SERMON: Crispin and Crispinian

SERMON: Crispin and Crispinian

A sermon preached at St. Mary’s, Iffley by Judith Brown on 25th October 2023

If Wednesday, and the weekday Eucharist here,  happens to be a Saint’s day I like to say something about that person and what his or her life might say to us now.  But we know pretty well nothing about today’s saints, Crispin and Crispinian except that they were martyred in Rome in c 287.  They are thought to have been shoemakers, possibly with a connection to present-day France.  The Book of Common Prayer retained this day to honour Crispin after the Reformation, and now we have them both in Common Worship.  But ironically for those of us who are English they are well known from Shakespeare’s Henry V.  Today is the anniversary of the Battle of Agincourt in 1415, when the English defeated France during the Hundred Year War.  Those of us who studied Henry V will remember the famous speech on the night before the battle when the King goes round the English camp to encourage his soldiers and tells them how when they are victorious they will remember with pride this day and show off their scars gained in battle, how Englishmen now tucked up in their beds will lament that they were not there with them, and how they will be remembered for generations:

And Crispin Crispian shall ne’er go by,
From this day to the ending of the world,
But we in it shall be rememberèd—

There is an Oxford connection, too, as All Souls College was founded in 1438 by Archbishop Chichele of Canterbury,  partly so that the Fellows should pray for those killed in the 100 Years War.

Crispin and Crispinian may not give us much to go on in our Christian lives, but our readings for today do indeed.  The early Christians for whom Paul and Luke were writing were like us – in the particular sense that they had not seen the human Jesus.  They were the first generation learning to live with faith in the risen and ascended Christ and his presence within and among then though the Holy Spirit.  They, and we, are those described in the letter ascribed to Peter, “Although you have not seen him, you love him; and even though you do not see him now, you believe in him and rejoice with an indescribable and glorious joy ….”  (1 Peter 1: 8)

Luke, writing perhaps about 30 years later than Paul, portrays Jesus teaching about the coming of the Kingdom of God, and how this is the ultimate value in the lives of those who follow him.  The passage we read comes after a warning from Jesus that one’s life does not consist in an abundance of possessions, and that his followers should remember how God cares for them and will give them what they need.  After all, he cares for the birds, for lilies and field grass: so there is no need for worry and anxiety.  But nor is there room for complacency.  Christians must be alert, watchful, and live their lives in expectation of the coming of Christ at the end of time.  Those who read or heard the writing of Paul and Luke almost certainly believed that Christ’s Second Coming would be very soon.  Later generations lost that sense of immediacy.  There are probably few of us who are in practical terms awaiting the Second Coming: we get on with life as it seems to be.  But Luke’s account of stories told by Jesus about the dangers of being unprepared for a Master’s return remind us that Jesus “comes” in many ways into our lives. He confronts us, comforts us, inspires us, feeds and heals us  – in so many ways, and not all of them obviously “religious”.  We need to be sensitive and alert to his presence.  Maybe a good habit at the end of every day is to ask ourselves where we have encountered the Lord that day and to give thanks.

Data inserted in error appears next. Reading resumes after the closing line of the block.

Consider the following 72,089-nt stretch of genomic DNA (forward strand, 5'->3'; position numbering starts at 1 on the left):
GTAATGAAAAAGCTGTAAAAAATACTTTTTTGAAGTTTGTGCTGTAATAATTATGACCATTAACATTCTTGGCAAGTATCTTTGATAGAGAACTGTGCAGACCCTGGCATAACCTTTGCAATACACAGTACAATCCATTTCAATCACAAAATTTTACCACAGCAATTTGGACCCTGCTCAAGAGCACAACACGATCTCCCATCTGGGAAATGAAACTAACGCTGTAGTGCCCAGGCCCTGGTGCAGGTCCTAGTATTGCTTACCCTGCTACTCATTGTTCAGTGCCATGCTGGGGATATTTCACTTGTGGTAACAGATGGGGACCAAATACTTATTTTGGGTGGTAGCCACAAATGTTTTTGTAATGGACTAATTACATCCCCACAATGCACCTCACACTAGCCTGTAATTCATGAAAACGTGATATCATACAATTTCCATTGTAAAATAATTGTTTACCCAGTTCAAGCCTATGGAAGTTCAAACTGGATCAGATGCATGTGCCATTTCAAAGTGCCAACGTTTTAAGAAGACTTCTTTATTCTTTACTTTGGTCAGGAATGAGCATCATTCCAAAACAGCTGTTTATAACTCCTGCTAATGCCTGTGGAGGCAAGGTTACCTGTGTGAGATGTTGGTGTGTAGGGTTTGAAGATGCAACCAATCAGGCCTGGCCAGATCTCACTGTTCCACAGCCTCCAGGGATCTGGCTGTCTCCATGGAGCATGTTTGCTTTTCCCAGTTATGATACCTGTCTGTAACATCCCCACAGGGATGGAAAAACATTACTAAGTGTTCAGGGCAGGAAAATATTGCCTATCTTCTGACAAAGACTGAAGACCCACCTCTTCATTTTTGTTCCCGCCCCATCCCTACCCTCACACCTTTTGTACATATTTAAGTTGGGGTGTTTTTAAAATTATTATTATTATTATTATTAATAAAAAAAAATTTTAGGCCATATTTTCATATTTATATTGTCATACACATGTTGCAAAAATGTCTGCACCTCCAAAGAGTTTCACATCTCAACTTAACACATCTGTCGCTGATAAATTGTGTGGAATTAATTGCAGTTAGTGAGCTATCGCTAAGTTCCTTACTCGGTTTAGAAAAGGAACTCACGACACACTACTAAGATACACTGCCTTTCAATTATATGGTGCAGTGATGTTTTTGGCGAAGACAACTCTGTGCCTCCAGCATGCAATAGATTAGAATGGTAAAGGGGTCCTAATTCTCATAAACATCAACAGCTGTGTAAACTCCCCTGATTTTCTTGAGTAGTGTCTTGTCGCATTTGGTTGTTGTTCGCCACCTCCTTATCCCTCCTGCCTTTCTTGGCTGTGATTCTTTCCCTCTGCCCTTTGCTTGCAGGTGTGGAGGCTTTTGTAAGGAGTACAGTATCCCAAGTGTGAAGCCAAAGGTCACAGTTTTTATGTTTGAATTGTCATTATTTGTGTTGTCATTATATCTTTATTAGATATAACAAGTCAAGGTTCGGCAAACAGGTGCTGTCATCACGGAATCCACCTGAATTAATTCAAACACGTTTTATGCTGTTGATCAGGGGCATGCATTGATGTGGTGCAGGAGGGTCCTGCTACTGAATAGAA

Paul’s letter addresses a rather different issue faced by the earliest Christians.  How is it that Christians who have been joined to the death and life of Christ continue to sin?  In fact the reality of post-baptismal sin so frightened some Christians that they refused baptism until they were quite literally dying.  Paul recognises the tension between their status as those who have been redeemed by Christ and called to walk in newness of life and the reality that they are not transformed overnight.  They were once slaves to sin but now through God’s grace are freed to become what he calls “slaves of righteousness” or “enslaved to God”.  But the process is not instant.  Very soon after our passage for today Paul goes on to lament that he is still “of the flesh”, not doing what he truly wants but the very thing he hates.  “For I cannot do the good I want, but the evil I do not want is what I do (ch,7:19).  There is still a war going on within him. 

If this was true for Paul, who had had such an overwhelming experience of the presence of the risen Christ, it is certainly true for us – as individuals and as a church.  Our calling as the beloved and redeemed children of God is to be made holy by God’s grace.  As Paul wrote in an even earlier letter to Christians in Thessalonica (1 Thessalonians 4:3): “For this is the will of God, your sanctification …..” But the process of being made holy, of sanctification, is a long one and often hard.  Mercifully, God’s time is not our time.  We are called not to an instant fix but to a lasting process of metanoia, conversion, a transformation and reorientation of heart and mind, so that we become God’s Holy People.